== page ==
Milestone. The Circular Head Community Road Safety Partnership has marked 10 years.
The group has made driver education a priority throughout the past decade in response to the region’s shocking statistics.
Between February 2009 and January 2010, Circular Head recorded 14 per cent of fatal road crashes on Tasmanian roads despite representing just 1.7 per cent of the state’s population.
In 2007, support was sought from community members to establish a Memorandum of Understanding with the then Department of Infrastructure, Energy and Resources to join the statewide program.
On July 10, 2008 the local program was officially launched by Circular Head Council in partnership with Wells Waggons, Smithton Lions Club, Rotary Club of Smithton, Senior Citizens’ Club, Circular Head Aboriginal Corporation, Tasmania Police, Parks and Wildlife Service, State Emergency Service, Smithton LINC, Circular Head Youth Leaders and the wider community.
On Tuesday, stakeholders gathered at Circular Head Community and Recreation Centre to mark the 10 year milestone.
“We’ve had members come and go but the core group has remained stable and been committed to the program,” said founding committee member Deb Mainwaring at the event.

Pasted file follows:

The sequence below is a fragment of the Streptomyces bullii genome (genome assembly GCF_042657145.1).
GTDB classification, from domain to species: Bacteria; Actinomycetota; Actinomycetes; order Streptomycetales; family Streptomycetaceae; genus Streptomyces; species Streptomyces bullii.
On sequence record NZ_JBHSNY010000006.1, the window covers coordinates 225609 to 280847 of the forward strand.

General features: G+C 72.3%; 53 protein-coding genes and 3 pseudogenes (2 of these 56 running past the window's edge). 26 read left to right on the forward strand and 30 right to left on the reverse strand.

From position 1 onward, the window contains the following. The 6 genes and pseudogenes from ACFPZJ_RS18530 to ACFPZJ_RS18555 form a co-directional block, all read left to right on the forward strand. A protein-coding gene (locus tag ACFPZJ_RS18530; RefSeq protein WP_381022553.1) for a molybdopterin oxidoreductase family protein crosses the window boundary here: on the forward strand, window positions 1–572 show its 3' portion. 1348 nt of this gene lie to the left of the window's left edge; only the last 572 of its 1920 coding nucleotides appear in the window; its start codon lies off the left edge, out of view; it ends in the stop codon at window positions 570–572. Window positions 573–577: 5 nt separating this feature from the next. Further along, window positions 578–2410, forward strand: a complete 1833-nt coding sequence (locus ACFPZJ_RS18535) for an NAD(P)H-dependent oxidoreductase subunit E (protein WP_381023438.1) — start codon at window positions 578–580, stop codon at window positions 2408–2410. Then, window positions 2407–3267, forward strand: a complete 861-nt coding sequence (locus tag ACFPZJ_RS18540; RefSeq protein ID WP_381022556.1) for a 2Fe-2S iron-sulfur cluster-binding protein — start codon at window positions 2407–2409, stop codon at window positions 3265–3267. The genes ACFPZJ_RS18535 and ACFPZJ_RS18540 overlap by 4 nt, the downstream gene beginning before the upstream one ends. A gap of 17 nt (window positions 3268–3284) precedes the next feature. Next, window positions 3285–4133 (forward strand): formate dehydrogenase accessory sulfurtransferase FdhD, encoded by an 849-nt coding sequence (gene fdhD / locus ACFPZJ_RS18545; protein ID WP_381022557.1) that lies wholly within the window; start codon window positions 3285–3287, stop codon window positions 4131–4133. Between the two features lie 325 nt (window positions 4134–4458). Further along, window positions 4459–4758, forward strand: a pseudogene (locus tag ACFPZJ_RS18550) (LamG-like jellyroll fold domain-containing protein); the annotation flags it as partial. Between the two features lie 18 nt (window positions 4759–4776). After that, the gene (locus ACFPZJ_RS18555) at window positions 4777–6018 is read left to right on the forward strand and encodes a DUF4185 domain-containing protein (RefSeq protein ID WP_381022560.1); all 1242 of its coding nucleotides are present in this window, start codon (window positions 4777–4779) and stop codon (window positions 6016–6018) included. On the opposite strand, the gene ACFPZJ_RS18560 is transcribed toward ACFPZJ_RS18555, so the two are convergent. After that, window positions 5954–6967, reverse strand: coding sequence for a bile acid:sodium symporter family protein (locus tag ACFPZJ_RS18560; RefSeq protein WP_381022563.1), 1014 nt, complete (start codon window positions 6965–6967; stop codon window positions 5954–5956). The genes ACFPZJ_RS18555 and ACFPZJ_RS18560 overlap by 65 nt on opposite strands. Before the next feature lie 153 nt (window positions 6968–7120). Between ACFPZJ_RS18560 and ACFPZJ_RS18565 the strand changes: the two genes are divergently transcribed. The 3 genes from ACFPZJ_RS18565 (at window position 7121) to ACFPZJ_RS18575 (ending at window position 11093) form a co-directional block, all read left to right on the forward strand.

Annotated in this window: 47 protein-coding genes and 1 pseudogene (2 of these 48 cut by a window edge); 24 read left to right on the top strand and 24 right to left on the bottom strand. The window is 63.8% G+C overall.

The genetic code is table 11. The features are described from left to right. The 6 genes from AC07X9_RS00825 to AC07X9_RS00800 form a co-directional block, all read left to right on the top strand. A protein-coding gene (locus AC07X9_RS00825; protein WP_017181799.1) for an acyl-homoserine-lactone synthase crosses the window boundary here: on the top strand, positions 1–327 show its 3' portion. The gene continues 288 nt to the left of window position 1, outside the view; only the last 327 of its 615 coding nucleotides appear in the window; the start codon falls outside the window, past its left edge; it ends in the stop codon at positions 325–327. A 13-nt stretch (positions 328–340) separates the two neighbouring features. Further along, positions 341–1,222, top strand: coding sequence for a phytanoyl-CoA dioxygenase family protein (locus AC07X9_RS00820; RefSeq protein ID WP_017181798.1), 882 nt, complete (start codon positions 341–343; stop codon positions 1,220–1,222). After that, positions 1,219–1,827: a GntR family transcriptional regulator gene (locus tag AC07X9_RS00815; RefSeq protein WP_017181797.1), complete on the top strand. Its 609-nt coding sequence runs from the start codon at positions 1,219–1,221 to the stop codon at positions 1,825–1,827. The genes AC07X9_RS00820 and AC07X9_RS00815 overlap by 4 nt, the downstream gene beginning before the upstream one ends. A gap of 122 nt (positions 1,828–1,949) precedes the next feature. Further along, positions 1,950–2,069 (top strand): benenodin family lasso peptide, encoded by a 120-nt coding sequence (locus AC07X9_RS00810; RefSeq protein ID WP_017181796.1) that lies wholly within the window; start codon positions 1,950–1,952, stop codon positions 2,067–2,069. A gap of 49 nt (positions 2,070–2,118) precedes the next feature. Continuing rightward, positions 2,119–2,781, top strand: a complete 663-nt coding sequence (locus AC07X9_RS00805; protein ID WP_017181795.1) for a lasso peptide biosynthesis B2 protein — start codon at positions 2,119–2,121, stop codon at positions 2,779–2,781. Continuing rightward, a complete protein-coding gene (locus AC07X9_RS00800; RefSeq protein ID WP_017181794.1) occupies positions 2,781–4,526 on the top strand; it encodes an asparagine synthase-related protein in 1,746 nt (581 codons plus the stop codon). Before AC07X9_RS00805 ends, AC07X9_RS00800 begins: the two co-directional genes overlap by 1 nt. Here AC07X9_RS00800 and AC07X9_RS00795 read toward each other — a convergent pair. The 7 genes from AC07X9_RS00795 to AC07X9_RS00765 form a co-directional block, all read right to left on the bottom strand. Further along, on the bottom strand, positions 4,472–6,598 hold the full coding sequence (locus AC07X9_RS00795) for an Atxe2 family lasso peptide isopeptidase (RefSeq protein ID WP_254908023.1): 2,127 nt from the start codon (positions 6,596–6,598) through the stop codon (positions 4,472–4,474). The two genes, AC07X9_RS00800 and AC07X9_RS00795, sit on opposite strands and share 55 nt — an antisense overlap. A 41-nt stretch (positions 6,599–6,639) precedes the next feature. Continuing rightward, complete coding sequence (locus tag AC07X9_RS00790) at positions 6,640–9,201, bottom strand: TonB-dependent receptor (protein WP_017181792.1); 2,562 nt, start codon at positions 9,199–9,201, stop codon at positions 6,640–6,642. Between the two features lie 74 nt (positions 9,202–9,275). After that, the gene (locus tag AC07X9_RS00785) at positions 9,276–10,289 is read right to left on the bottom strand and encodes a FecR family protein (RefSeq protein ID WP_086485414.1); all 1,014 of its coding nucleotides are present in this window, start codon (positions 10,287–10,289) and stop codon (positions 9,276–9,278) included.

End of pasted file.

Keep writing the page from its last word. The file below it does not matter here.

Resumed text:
“The committee recognises that it is an ongoing challenge to keep road safety messages relevant and timely to improve driver behaviour and to continue to promote that road safety is everyone’s responsibility.”
Over the years the program has implemented and supported various projects including the Look Out, Think Ahead and Look Out for Your Mates campaigns, CHAC’s Strive to Drive program, Smithton LINC’s Learner Driver Assistance Program, Rotary Club of Smithton’s Young Driver Awareness Program and Keys to Ps.
The committee has implemented incentive programs, encouraging positive relationships between young motorists and law enforcement, has promoted road safety message on electronic signage displayed throughout the region and has supported the Smithton Lions Club’s late night food van, aimed at deterring motorists from driving under the influence for takeaway.
Since the success of these programs, the statistics have been reduced to represent a shadow of past statistics however ongoing awareness and education remains a priority.
“We still need to address those issues,” says Deb.
“Driver behaviour is still the most important thing and will continue to be in the years to come.”